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254 pp 6x9
"Thousands of philosophersfrom the ancient Greeks to modern thinkershave defended atheism, but none more comprehensively than Martin. His lengthy arguments, detailed and incisive, are sharpened by modern developments in logic and inductive reasoning and by special attention to contemporary thinkers whose subtle writings are unknown to the general public.... Atheists should read it to bolster their creed, and theists should read it to test their faith against the deadly force of Martin's attack."
Martin Gardner, The Humanist
In this book Michael Martin provides logical reasons for being an atheist. Carefully examining the current debate in Anglo-American analytic philosophy regarding God’s existence, Martin presents a comprehensive critique of the arguments for the existence of God and a defense of arguments against the existence of God, showing in detail their relevance to atheism. Claiming that atheism is a rational position while theistic beliefs are not, he relies both on logic and evidence and confines his efforts to showing the irrationality of belief in a personal supreme being who is omniscient, omnipotent, perfect, and the creator of heaven and earth.
The author’s approach is two-fold. By presenting and criticizing arguments that have been advanced in favor of belief, he makes a case for "negative atheism." By offering arguments against atheism and defending it from these attacks, he presents a case for "positive atheism." Along the way, he confronts the views of numerous philosophersamong them Anselm, Aquinas, Plantinga, Hick, and Swinburneand refutes both classical and contemporary arguments that have been advanced through the history of this debate.
In his conclusion, Martin considers what would and would not follow if his main arguments were widely accepted, and he defines and distinguishes atheism from other "isms" and movements. Building on the work of religious skeptics and atheists of the past and present, he justifies his reconstruction of this philosophical dispute by citing some of the most interesting and important arguments for atheism and criticisms of arguments for the existence of God that have appeared in recent journal articles and have yet to be systematically addressed.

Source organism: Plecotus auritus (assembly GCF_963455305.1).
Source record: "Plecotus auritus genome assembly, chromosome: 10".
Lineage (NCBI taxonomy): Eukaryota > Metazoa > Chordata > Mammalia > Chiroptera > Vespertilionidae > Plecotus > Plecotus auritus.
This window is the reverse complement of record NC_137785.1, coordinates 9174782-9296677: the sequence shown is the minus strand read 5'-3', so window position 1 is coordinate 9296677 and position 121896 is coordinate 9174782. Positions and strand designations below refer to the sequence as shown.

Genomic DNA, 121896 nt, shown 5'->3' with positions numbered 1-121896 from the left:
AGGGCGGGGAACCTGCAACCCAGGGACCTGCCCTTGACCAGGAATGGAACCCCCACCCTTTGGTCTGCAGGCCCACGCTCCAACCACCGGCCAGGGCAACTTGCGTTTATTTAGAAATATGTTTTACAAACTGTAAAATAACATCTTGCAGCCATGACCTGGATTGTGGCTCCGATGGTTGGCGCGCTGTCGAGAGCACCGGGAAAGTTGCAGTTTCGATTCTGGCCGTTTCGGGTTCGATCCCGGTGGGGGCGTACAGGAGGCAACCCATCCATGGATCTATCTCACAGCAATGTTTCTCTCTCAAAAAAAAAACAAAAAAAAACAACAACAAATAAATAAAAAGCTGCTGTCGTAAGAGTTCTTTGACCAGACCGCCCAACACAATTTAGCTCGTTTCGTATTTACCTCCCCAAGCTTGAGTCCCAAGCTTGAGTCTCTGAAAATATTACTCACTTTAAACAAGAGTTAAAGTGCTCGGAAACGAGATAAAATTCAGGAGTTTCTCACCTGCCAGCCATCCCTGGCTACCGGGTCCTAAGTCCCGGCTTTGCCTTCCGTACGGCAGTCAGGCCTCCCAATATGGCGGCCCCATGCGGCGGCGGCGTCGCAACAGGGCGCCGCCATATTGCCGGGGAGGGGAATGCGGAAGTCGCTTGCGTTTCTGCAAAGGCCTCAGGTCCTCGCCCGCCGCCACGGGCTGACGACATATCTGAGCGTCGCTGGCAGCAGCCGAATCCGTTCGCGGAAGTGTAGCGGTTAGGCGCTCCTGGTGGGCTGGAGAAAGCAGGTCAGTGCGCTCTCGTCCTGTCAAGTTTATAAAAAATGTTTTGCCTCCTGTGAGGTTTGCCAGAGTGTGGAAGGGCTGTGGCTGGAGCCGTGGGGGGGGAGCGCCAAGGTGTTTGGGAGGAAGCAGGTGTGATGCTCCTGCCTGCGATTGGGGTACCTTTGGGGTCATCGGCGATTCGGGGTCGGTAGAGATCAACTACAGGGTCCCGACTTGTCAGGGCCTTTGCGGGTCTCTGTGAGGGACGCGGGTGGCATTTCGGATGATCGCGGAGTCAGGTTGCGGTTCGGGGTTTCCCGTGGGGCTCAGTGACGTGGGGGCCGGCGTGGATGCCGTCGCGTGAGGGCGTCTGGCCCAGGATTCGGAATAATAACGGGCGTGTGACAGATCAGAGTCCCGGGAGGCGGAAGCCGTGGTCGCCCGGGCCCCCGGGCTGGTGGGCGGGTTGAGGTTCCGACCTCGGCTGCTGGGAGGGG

Excerpt available at www.temple.edu/tempress
"A tour-de-force for the mind.... This is a book to be read several times and savored while being slowly digested.... If one follows Martin's reasoning throughout this book, one will have gone through the most thorough and vigorous examination of the logical arguments surrounding atheism and theism that has ever been offered."
Gordon Stein, American Rationalist
"[This book] has the impact of a runaway train. It is certainly the best philosophical justification of atheism that I have ever read.... Even readers with little philosophical background will find themselves richly repaid."
"This is a bold work which presents its case with clarity, rigour, and a thorough knowledge of the most recent articles and monographs in the field of philosophy of religion.... The details of Martin's arguments deserve the close attention of all philosophers of religion."
Michael Banner, Journal of Theological Studies
"The arguments in this clearly written work are sound and conclusive. There is scarcely a questionable sentence in the entire enormous work. A comprehensive work of solid scholarship, Atheism: A Philosophical Analysis is an important contribution to the philosophy of religion."
Wallace Matson, University of California, Berkeley
"Martin's net is much more broadly cast than [Bertrand] Russell's to provide a comprehensive defense of atheism that pulls together criticisms scattered throughout atheistic literature. Clearly and systematically, Martin defends negative atheism the absence of belief in god or gods, by attacking the major classical and contemporary arguments for God's existence."
The Scope of Nonbelief A Brief Defense of Atheism Against Some Common Criticisms Purpose
Part I: Negative Atheism